Anita blogged my rambling rant about Mozart’s Requiem. Her comments page has good feedback–particularly comment #3 which correctly calls me on my imprecise musical history. No one is really sure why Süssmayer or Mozart chose to end the final movement with the opening angry Requiem theme, and there is a lot of history between Mozart and Fauré. But at the end of the day, all we are left with is the final artifact. And I still argue that the outraged emotion of Mozart is a more adequate response to the World Trade Center attack than Fauré’s peacefulness–at least from where we sit today, one year on.
Just got back from the Seattle blog meetup at the Sit ‘n’ Spin. Decent turnout–at the peak we had seven folks, six of whom blogged. Attendees besides me: Brent, Anita, Nat, Jerry, and C. (whose name I truncate not for privacy’s sake, but because I never quite caught it across the table. Sigh. The hearing is the second thing to go, and I forget the first.) plus C.’s friend “Rusty” who was there for the poetry reading in the back room.
Interesting night. Fun discussion. After some initial effort, we kept from talking about the RSS wars, though it was hard–I don’t think anyone had met a former Userland employee before. But poor C.–the rest of us spent most of the time talking about different weblog packages and programming languages. There is a difference between techbloggers and other bloggers, and I am starting to suspect that for me, at least, it’s the same difference that got me beat up in elementary school. C. was the only one who had the presence of mind to write down everyone’s URL; I’m sure that I’ve gotten at least one of the links above wrong.
Other note: I’m sure glad that Anita posted her picture on her blog; I don’t know how we would have figured out how to find each other otherwise.
Happy birthday today to my wife Lisa. She has put up with me and has made some very stressful years of school and moving not just bearable but enjoyable because of her continual wit, humor, and energy. Plus she makes sure that I keep on my toes!
While I’m wondering about the market adoption of existing flavors of RSS, Dave has officially released RSS 2.0.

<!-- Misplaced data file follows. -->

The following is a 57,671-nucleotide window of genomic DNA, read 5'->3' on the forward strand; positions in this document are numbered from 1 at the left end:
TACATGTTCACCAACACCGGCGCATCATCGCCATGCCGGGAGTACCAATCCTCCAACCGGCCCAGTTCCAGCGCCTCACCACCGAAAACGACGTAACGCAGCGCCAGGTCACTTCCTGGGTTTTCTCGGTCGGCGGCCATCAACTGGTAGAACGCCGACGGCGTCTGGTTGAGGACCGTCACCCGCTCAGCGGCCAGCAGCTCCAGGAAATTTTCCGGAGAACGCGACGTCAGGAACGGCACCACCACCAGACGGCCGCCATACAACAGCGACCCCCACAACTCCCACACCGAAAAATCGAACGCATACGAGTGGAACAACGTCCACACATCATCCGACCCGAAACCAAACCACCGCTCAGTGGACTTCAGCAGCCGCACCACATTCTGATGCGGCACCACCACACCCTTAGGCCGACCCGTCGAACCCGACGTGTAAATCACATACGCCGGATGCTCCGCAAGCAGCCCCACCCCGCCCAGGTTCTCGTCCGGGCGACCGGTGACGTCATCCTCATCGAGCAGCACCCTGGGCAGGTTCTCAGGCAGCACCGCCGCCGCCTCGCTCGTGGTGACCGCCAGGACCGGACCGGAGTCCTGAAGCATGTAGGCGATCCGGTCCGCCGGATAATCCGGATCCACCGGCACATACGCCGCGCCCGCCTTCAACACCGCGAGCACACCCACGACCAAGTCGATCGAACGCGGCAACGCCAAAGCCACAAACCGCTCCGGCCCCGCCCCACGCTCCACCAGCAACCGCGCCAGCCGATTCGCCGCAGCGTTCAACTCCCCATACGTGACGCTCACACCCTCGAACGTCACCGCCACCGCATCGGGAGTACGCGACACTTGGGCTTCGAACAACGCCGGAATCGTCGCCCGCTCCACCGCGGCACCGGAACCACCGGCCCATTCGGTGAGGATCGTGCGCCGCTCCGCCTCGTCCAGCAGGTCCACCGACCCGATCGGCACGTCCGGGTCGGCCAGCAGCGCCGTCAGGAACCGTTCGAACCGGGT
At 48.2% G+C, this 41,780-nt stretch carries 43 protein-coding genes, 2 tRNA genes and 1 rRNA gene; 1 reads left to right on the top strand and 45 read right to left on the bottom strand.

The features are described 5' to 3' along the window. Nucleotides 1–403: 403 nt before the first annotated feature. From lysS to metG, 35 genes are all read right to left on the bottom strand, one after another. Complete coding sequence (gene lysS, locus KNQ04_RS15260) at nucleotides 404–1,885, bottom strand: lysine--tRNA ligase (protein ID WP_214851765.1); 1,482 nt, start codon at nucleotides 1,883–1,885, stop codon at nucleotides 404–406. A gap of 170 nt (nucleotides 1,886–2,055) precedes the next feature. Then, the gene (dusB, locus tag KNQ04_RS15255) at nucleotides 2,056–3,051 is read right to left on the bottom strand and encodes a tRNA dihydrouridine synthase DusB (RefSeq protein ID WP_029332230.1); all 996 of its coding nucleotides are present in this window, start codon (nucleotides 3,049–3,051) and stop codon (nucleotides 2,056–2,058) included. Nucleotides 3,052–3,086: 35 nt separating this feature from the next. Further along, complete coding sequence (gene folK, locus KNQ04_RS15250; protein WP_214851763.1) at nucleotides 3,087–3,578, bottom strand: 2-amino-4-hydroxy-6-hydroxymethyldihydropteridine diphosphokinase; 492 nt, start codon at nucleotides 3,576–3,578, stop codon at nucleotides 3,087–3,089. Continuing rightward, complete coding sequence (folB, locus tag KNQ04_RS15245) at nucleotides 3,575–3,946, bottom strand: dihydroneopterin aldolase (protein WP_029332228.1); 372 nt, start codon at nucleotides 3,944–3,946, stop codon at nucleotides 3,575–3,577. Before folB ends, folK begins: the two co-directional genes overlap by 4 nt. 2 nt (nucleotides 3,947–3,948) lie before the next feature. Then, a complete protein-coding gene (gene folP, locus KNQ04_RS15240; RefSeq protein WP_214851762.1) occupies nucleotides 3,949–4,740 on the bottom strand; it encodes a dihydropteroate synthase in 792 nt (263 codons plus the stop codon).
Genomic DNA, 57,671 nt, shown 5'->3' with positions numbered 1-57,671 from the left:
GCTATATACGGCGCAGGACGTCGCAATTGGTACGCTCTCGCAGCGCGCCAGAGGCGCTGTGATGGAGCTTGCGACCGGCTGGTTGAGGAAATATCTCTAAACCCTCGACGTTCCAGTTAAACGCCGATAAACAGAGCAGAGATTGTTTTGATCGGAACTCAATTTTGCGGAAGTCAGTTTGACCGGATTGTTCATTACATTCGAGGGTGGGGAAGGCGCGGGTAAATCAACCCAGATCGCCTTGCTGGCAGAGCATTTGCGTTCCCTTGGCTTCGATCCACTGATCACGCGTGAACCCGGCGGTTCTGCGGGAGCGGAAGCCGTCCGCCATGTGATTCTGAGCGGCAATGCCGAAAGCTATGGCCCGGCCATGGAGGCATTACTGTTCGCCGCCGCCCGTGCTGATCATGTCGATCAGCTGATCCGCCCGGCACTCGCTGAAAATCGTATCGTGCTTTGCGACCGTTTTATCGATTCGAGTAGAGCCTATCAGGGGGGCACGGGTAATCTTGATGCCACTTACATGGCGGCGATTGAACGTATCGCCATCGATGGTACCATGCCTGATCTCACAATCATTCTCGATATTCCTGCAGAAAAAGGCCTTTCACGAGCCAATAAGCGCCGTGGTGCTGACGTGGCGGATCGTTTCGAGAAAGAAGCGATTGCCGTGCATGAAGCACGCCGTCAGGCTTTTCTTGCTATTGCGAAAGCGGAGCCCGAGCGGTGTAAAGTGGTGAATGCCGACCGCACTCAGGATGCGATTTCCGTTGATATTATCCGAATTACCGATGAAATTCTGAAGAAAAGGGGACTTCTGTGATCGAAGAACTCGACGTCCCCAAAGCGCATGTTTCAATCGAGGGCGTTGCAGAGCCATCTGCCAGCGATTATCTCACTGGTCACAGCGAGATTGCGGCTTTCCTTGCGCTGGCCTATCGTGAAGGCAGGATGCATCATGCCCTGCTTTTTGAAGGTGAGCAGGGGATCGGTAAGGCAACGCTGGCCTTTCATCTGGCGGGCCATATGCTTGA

Looks like Jay got into the Xbox Live trial. I guess there’s no NDA on participation :). This is good–we’ll get some really good perspectives from him about how that’s going. The man thinks critically about his gaming, a trait I admire.
First thoughts from Jay: “…the bad news is that I cannot log into the server where I have to register. Evidently, Microsoft is overloaded and cannot handle the situation! Hah, how funny is that, an online service that won’t even let you register.”
I hope it’s just congestion on the backbone between Redmond and Boston…
Dave and a bunch of folks have been fighting out the question of how to take the next step forward for RSS. This is an important fight, but I have a different question: how big is the RSS market?
Dave has a good idea about the market for producers and consumers of RSS feeds from a tools perspective. But how many websites are out there actually producing RSS feeds? How do they break down by number of unique users–how many 1000 pound sites like the BBC produce RSS to increase their reach? Same questions apply for other syndication formats, too–like the New York Times’ custom headlines format.
Another question: Are websites that have to make a choice to adopt the technology (i.e. RSS syndication doesn’t come from their backend software for free, as it does in Manila, Radio, or Movable Type) doing so to extend the number of people who read their content–simply to grow traffic? Or do they find value in the contributions of people who consume their RSS feeds and comment on them?
Days like this, I wish I were totally self directed and could spin the cycles on figuring this out. But I’m hoping someone out there whose business is in RSS has actually done this. What does the market for RSS generation look like? I’ll be blogging a bit about this for a few days.